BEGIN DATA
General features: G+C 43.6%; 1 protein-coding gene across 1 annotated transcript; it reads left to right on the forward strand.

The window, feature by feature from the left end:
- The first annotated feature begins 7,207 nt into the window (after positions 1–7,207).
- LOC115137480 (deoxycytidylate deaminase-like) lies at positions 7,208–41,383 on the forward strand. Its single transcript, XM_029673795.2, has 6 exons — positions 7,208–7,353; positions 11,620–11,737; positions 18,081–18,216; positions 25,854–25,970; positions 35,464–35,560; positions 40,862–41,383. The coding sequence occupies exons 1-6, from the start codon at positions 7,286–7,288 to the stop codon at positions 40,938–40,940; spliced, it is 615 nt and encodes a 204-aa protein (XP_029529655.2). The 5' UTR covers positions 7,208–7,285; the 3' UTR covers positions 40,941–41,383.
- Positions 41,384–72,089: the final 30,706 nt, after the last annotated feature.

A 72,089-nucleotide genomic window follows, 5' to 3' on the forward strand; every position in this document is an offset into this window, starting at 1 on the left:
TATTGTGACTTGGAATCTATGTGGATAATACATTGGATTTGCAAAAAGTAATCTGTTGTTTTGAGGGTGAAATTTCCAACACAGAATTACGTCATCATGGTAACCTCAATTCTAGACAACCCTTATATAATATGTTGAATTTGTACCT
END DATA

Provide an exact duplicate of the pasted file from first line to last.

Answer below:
General features: G+C 43.6%; 1 protein-coding gene across 1 annotated transcript; it reads left to right on the forward strand.

The window, feature by feature from the left end:
- The first annotated feature begins 7,207 nt into the window (after positions 1–7,207).
- LOC115137480 (deoxycytidylate deaminase-like) lies at positions 7,208–41,383 on the forward strand. Its single transcript, XM_029673795.2, has 6 exons — positions 7,208–7,353; positions 11,620–11,737; positions 18,081–18,216; positions 25,854–25,970; positions 35,464–35,560; positions 40,862–41,383. The coding sequence occupies exons 1-6, from the start codon at positions 7,286–7,288 to the stop codon at positions 40,938–40,940; spliced, it is 615 nt and encodes a 204-aa protein (XP_029529655.2). The 5' UTR covers positions 7,208–7,285; the 3' UTR covers positions 40,941–41,383.
- Positions 41,384–72,089: the final 30,706 nt, after the last annotated feature.

A 72,089-nucleotide genomic window follows, 5' to 3' on the forward strand; every position in this document is an offset into this window, starting at 1 on the left:
TATTGTGACTTGGAATCTATGTGGATAATACATTGGATTTGCAAAAAGTAATCTGTTGTTTTGAGGGTGAAATTTCCAACACAGAATTACGTCATCATGGTAACCTCAATTCTAGACAACCCTTATATAATATGTTGAATTTGTACCT